A coffee shop visited casually, people met along the road, the view from the hotel window or that evening’s meal. There are no dramatic events to be found in the photographs of Agnieszka Wolodzko. More than a few are out of focus or suffer from too much light. In others, it’s simply hard to tell what the subject might have been. Anyone seeking to extract some meaning from each and every one would soon be dumbfounded. Wolodzko’s purpose is not the reproduction of beautiful scenery through the application of technique, but for herself to make a journey. And so anything she might encounter while moving through unknown territory is liable to become a subject of her work. Where the focus is blurred, this is due to the swaying of a moving train or car, or because she photographs people walking or working without regard to her. There is no time to wait for the weather, she is already heading for her next destination.
While Wolodzko’s work is a journal of her travels recorded in photographs, it lacks the lyricism one associates with travel and is characterized rather by a plainly disinterested composition. Being a visitor, she has no way of understanding all that she finds around her. There is, of course, something mendacious that dogs “understanding” per se. A long-term resident, for example, may in the end lose objectivity in the tangles of a region’s received wisdom or those of her own convictions. Placing herself in the non-routine circumstances of travel, Wolodzko takes genuine pleasure in what she comes across and assumes always the stance of one passing through. To her, in short, both the landmark scenery and the children playing in a park are “equal”, in the sense that each is a scene that she encountered on her journey. I rather think it is precisely this eye of the traveler that elicits the figure of another Yamagata, another Oita rather than some stereotype of either.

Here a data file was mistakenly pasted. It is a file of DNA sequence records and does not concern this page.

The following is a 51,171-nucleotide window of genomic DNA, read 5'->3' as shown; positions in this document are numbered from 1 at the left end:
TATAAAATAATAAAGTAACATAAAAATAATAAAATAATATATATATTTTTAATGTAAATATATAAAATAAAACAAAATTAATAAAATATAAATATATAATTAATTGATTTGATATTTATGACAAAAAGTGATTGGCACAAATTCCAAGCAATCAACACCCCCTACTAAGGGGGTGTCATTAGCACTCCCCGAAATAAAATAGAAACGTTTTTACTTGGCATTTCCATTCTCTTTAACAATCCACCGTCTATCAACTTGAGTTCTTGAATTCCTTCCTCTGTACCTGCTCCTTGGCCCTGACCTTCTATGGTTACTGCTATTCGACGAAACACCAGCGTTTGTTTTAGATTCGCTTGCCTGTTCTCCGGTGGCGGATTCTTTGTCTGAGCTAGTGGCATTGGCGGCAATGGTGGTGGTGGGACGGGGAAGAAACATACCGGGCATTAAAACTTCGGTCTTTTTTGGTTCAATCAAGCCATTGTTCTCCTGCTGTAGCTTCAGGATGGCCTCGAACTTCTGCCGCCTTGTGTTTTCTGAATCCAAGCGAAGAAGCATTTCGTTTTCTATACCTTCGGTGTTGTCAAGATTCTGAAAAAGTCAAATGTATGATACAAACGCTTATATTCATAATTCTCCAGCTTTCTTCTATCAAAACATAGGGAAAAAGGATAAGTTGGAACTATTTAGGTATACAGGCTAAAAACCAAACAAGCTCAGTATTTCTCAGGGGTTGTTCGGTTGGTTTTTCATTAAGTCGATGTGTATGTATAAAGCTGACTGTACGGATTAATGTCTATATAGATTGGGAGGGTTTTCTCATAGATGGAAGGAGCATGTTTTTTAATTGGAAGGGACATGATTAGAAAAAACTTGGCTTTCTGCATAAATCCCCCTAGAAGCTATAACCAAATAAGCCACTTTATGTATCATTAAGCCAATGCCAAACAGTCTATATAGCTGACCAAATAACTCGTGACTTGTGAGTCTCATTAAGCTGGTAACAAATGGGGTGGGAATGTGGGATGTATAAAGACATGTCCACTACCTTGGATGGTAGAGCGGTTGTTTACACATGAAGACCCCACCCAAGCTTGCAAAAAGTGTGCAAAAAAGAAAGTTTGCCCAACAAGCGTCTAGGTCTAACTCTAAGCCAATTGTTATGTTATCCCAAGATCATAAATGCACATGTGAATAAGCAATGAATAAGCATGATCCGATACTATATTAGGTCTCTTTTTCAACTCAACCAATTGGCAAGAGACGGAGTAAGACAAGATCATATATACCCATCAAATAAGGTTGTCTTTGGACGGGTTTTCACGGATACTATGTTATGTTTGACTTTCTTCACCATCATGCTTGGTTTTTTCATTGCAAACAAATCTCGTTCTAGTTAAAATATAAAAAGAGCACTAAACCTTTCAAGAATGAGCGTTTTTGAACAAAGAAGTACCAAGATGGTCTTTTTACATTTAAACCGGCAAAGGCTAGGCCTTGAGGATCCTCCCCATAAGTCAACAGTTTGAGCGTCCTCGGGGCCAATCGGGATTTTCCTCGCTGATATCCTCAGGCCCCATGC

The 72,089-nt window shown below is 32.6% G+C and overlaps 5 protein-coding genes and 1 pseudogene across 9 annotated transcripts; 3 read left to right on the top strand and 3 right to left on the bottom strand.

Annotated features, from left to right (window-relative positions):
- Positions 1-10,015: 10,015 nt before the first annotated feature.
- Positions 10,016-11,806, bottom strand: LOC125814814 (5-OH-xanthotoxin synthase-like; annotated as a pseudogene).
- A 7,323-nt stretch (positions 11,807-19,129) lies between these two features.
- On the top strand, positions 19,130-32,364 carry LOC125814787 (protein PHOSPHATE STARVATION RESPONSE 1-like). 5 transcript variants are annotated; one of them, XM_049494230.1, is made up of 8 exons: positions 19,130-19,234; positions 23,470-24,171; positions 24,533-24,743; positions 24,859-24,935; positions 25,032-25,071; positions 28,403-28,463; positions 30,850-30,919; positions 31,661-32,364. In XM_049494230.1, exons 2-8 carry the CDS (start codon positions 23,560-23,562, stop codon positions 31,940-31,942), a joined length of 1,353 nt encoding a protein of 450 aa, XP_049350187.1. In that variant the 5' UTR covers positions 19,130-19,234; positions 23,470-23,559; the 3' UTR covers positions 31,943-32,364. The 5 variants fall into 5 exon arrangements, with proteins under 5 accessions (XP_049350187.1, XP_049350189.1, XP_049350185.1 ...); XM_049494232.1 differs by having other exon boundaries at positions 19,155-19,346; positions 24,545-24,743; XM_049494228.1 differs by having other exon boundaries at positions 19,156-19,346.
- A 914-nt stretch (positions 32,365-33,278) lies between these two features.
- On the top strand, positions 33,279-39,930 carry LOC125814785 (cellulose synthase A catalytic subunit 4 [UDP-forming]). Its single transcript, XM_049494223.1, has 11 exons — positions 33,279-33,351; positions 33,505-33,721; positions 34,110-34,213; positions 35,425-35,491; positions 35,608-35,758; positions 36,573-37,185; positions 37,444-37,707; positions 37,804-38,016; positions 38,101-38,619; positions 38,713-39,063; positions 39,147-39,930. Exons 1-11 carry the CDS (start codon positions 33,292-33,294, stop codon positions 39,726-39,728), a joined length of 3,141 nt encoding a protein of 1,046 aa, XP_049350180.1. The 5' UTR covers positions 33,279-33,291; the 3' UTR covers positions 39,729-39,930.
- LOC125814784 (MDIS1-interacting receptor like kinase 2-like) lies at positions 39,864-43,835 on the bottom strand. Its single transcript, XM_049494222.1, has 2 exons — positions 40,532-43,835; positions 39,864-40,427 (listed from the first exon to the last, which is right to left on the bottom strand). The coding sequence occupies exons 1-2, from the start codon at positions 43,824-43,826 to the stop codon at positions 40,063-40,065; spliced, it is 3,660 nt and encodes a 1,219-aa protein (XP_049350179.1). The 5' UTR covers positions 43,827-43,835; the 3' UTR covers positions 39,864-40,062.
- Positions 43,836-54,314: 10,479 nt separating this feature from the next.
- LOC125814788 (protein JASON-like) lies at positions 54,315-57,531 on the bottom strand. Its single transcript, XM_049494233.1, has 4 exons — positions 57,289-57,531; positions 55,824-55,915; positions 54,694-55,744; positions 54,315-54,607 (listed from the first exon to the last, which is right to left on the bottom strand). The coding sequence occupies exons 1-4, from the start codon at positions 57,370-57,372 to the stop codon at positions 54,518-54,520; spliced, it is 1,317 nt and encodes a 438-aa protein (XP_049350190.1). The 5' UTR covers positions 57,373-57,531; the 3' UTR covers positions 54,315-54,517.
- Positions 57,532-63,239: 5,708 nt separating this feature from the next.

This project, titled “Body on the Move” as an expression of travel in itself, is already underway from China to Siberia, Finland and Rumania. Why do such a thing? Wolodzko says the question sometimes crosses her mind. She knows also that there may be no clear answer to it. And that is precisely why the project continues. She sets out with her camera and a tremendous amount of film stuffed into a bag. There is no getting started unless she presses herself on and undergoes the experience of sensing for herself, seeing with her own eyes and creating her work. Viewing her work, we too experience her journey vicariously. While what shows in these photographs is what was present at that time in that place, the photographs are also evidence that she was in that place at that time. With repeated viewing, they vividly evoke the image of Wolodzko walking through these places, stopping, pressing the shutter.
Mikiko Kikuta, photography project artistic director